At an international conference on May 13, United Nations Food and Agriculture Organization (FAO) Secretary General Jose Graziano da Silva announced that by eating more insects, we could be able to solve the food shortage problem and even environmental problems.
Globally, at least two billion people are already eating insects. Insects contain a great amount of protein, fat and minerals. A hundred grams of caterpillar contains 28.2g of protein and 35.5mg of iron while a hundred grams of beef contains 27.4 grams of protein and 3.5 milligrams of iron. A hundred grams of grasshopper contains 20.6 g of protein and 5 mg of Iron.
Furthermore, insects emit less of the carbon dioxide and ammonia gas – two major causes of global warming – than cows and pigs. Also, raising cows for protein requires twelve times as much food as raising crickets.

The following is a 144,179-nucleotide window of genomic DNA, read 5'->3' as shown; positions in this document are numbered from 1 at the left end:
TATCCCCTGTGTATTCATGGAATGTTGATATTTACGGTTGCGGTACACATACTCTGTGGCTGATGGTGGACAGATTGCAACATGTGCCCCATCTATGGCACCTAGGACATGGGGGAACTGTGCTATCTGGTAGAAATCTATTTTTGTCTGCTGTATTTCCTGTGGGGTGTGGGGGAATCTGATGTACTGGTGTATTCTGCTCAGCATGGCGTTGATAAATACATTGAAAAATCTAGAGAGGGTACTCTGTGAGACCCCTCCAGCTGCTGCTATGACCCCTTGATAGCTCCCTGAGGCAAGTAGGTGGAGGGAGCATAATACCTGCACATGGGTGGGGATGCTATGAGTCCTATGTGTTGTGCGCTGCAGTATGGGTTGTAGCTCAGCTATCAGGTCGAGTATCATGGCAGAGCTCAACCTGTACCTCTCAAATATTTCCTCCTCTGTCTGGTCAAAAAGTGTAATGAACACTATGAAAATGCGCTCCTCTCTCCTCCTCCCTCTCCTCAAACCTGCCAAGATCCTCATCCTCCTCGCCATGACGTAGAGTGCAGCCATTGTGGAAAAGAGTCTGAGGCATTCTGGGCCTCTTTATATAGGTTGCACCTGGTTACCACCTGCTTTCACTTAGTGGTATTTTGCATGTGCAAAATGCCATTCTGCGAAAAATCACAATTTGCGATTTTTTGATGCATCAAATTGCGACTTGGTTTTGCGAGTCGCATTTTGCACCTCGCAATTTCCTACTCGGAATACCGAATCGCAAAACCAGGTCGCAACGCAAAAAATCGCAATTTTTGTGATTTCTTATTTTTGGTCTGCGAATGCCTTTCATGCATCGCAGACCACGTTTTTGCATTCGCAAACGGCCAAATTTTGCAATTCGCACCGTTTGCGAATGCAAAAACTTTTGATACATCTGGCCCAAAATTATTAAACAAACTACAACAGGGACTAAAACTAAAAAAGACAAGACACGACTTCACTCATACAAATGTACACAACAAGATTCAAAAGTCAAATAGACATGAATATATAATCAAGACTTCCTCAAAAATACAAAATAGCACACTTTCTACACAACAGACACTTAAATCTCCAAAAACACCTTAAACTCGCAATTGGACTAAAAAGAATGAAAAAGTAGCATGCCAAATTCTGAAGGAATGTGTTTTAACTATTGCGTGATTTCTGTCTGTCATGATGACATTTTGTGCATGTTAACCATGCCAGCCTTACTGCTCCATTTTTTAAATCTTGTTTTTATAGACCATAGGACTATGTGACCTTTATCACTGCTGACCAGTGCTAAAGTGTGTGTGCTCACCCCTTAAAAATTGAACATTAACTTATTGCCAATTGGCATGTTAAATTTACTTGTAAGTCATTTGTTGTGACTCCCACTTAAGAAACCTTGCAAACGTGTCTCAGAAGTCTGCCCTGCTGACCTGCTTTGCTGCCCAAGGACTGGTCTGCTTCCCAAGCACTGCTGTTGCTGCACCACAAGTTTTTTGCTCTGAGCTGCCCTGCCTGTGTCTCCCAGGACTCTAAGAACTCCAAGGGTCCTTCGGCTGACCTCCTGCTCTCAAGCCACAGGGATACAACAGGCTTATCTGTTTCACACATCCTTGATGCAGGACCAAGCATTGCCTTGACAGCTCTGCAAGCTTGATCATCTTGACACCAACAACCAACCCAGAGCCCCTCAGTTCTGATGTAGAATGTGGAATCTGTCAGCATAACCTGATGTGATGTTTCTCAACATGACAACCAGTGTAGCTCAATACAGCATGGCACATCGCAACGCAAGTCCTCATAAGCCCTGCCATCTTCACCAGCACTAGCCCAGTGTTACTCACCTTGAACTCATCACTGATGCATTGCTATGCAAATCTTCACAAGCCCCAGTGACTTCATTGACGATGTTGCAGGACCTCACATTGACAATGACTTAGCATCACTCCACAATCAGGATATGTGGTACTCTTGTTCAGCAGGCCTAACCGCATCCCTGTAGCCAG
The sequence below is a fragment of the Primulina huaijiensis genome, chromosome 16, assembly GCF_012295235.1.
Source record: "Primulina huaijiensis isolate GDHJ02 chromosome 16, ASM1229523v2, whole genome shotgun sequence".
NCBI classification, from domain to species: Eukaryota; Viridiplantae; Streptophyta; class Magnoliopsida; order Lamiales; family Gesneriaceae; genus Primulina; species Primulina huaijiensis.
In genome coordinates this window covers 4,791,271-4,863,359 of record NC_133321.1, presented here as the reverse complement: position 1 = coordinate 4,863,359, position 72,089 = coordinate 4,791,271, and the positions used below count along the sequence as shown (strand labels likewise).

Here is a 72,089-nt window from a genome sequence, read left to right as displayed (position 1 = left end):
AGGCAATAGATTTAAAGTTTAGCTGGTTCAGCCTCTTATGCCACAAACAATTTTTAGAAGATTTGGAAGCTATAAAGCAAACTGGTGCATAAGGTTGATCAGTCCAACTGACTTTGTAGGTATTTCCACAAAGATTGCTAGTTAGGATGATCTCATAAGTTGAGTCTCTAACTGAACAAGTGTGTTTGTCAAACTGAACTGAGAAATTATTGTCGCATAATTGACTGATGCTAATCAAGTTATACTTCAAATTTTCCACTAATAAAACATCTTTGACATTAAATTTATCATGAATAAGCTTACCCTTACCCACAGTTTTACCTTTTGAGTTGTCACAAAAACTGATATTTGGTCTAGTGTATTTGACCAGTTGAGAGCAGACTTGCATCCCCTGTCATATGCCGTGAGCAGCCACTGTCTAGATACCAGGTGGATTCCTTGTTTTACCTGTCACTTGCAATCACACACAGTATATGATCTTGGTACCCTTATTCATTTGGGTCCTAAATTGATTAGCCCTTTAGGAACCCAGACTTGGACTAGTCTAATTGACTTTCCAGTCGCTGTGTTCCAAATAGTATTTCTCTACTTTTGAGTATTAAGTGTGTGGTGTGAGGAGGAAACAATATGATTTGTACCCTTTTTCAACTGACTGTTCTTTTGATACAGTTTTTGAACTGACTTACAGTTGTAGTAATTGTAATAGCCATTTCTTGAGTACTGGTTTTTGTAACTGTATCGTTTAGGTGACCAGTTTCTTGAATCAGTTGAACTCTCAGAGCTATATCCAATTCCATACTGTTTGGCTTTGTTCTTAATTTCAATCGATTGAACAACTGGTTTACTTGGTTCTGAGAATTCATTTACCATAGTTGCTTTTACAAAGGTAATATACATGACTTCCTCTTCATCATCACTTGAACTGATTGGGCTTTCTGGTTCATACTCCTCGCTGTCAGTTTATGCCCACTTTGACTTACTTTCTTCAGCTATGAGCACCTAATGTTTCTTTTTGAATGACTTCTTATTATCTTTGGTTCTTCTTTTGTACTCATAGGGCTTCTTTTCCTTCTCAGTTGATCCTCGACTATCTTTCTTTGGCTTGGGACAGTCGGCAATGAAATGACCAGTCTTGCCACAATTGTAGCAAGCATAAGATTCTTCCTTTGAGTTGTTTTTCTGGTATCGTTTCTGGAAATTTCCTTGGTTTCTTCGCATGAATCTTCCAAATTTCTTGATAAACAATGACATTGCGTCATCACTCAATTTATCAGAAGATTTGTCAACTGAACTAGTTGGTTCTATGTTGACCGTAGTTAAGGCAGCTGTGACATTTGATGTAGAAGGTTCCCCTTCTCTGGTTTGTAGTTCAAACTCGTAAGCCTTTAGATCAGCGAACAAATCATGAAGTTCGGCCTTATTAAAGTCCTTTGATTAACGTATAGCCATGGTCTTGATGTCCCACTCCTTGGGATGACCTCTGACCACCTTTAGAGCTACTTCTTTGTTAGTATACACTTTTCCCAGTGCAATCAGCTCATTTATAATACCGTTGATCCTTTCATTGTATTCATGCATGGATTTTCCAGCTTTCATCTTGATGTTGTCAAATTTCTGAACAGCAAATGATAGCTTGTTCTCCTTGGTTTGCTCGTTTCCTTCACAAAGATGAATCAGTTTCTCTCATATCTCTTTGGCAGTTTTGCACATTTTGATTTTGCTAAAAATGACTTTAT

Despite all these advantages of eating more insects, it is hard to popularize this because many people are not used to eating insects at all! To solve this problem, FAO has suggested that restaurants create new dishes using insects. According to FAO, the first thing we must do is to raise the status of insect foods.